Breast Augmentation In Trans-female Patients: A Case Series Of 81 Consecutive Patients.
Andre Alcon1, Adrienne Kennedy1, Ines Gueneau2, Dhivya Srinivasa1, Kelsey McClure1, Esther Kim1.
1University of California, San Francisco, San Francisco, CA, USA, 2University of California, Berkeley, Berkeley, CA, USA.
Background: Many trans-females seek breast augmentation in addition to hormone therapy to achieve a physical appearance more congruent with their gender identity. The psychosocial benefits of feminizing mammaplasty are well established, however little has been published regarding techniques and outcomes of this procedure in the trans-female cohort. We report our experience with trans-female breast augmentation at the University of California, San Francisco (UCSF).
Methods: All trans-females undergoing breast augmentation at UCSF between 2017 and 2019 were retrospectively reviewed. Those with previous breast surgery or those who did not meet WPATH standards of care were excluded. Demographics, standardized breast measurements, surgical details and clinical outcomes were recorded.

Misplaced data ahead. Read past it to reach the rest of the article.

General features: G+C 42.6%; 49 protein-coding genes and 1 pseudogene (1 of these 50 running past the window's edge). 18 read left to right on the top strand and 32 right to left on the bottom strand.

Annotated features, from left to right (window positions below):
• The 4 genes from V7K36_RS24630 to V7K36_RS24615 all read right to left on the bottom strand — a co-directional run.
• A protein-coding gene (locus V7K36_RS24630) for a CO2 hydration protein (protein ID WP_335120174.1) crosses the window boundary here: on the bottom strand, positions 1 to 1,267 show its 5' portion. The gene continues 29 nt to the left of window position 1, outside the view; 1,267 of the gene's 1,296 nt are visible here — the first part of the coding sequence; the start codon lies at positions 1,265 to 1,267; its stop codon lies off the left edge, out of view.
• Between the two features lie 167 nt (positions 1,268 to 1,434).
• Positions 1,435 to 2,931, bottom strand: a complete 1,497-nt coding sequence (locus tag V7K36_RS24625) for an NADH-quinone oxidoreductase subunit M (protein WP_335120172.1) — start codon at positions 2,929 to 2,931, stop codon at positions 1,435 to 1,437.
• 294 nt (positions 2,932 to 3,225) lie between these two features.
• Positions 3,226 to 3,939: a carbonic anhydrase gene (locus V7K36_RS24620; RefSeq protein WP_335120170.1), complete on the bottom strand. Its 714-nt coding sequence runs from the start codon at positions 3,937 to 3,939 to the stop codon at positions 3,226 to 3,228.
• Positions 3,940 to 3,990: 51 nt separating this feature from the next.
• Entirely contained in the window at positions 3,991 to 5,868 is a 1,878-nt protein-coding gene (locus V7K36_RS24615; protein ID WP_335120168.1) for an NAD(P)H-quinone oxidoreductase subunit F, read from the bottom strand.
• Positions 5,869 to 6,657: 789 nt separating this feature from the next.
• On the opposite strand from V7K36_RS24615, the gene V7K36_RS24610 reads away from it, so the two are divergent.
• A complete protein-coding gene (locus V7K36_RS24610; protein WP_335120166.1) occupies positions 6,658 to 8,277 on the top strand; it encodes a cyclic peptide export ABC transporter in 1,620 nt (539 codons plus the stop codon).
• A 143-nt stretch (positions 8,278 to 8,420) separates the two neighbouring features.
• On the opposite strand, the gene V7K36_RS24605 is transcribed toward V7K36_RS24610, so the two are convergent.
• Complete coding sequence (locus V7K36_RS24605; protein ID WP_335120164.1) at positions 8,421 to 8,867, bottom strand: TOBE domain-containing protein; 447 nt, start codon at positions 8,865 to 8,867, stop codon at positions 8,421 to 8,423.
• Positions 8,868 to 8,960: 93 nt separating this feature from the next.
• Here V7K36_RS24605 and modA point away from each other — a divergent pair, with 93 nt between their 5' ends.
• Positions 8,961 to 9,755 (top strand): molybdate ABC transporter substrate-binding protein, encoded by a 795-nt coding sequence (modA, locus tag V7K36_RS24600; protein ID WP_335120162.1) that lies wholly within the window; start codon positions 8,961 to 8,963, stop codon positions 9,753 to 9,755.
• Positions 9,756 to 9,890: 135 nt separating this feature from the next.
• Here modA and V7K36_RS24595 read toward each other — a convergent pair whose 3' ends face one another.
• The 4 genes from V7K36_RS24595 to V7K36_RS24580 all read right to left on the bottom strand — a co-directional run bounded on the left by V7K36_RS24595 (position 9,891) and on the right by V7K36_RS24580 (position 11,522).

Results: A total of 81 patients were included, with a median age of 35 years (IQR=28-46) and a median body mass index of 24 (IQR=22-29). All but one patient was on hormone therapy for a median length of 36 months (IQR=19-62) with 59% taking both estrogen and spironolactone. Patients presented with a mean chest base-width of 12.4 cm (95% CI=11.9-12.9 cm) and a mean difference between the bust and chest circumference of 7.0 cm (95% CI=6.1-7.8 cm). Most (69%) of patients received a dual plane III sub-pectoral anatomic silicone implant with a mean volume of 490 mL (95% CI=469-514 mL). Patients experienced a mean increase of 6.7 cm in the bust-chest circumference difference (95% CI=5.7-7.7 cm) and a mean increase of 3.7 cm (95% CI=3.3-4.2 cm) in the nipple-to-inframammary fold distance after breast augmentation. With a median length of follow-up of 16 weeks (IQR=5-35 weeks), only one patient required reoperation within 30 days for hematoma evacuation and 12 (16%) patients underwent revision, mostly for larger implants.
Conclusion: Most patients experienced a significant increase in the post-operative breast dimensions; however, a notable number of patients requested revision surgery for larger implants. Techniques for breast augmentation have evolved significantly since then. Further prospective studies are warranted to best delineate technique and patient specific effects on clinical and aesthetic outcomes.
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